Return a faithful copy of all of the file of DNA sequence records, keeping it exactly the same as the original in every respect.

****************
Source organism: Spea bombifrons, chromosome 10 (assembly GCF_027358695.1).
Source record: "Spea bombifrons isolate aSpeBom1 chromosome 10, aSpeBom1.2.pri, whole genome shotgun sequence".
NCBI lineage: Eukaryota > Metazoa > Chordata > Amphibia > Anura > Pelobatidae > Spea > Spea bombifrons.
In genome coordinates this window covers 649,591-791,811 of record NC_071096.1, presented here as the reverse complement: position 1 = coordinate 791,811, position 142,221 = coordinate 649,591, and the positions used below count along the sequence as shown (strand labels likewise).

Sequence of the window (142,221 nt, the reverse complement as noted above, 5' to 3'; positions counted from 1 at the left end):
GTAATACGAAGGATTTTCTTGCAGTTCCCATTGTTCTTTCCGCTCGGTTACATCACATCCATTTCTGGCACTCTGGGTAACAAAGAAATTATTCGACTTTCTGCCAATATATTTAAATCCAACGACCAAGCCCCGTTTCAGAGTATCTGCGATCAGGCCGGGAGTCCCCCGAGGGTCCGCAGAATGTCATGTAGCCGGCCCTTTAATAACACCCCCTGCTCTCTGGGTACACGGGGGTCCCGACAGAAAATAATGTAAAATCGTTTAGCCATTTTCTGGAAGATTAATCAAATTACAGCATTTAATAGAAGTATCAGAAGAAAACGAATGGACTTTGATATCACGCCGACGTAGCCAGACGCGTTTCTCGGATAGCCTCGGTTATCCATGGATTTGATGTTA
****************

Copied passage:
Source organism: Spea bombifrons, chromosome 10 (assembly GCF_027358695.1).
Source record: "Spea bombifrons isolate aSpeBom1 chromosome 10, aSpeBom1.2.pri, whole genome shotgun sequence".
NCBI lineage: Eukaryota > Metazoa > Chordata > Amphibia > Anura > Pelobatidae > Spea > Spea bombifrons.
In genome coordinates this window covers 649,591-791,811 of record NC_071096.1, presented here as the reverse complement: position 1 = coordinate 791,811, position 142,221 = coordinate 649,591, and the positions used below count along the sequence as shown (strand labels likewise).

Sequence of the window (142,221 nt, the reverse complement as noted above, 5' to 3'; positions counted from 1 at the left end):
GTAATACGAAGGATTTTCTTGCAGTTCCCATTGTTCTTTCCGCTCGGTTACATCACATCCATTTCTGGCACTCTGGGTAACAAAGAAATTATTCGACTTTCTGCCAATATATTTAAATCCAACGACCAAGCCCCGTTTCAGAGTATCTGCGATCAGGCCGGGAGTCCCCCGAGGGTCCGCAGAATGTCATGTAGCCGGCCCTTTAATAACACCCCCTGCTCTCTGGGTACACGGGGGTCCCGACAGAAAATAATGTAAAATCGTTTAGCCATTTTCTGGAAGATTAATCAAATTACAGCATTTAATAGAAGTATCAGAAGAAAACGAATGGACTTTGATATCACGCCGACGTAGCCAGACGCGTTTCTCGGATAGCCTCGGTTATCCATGGATTTGATGTTA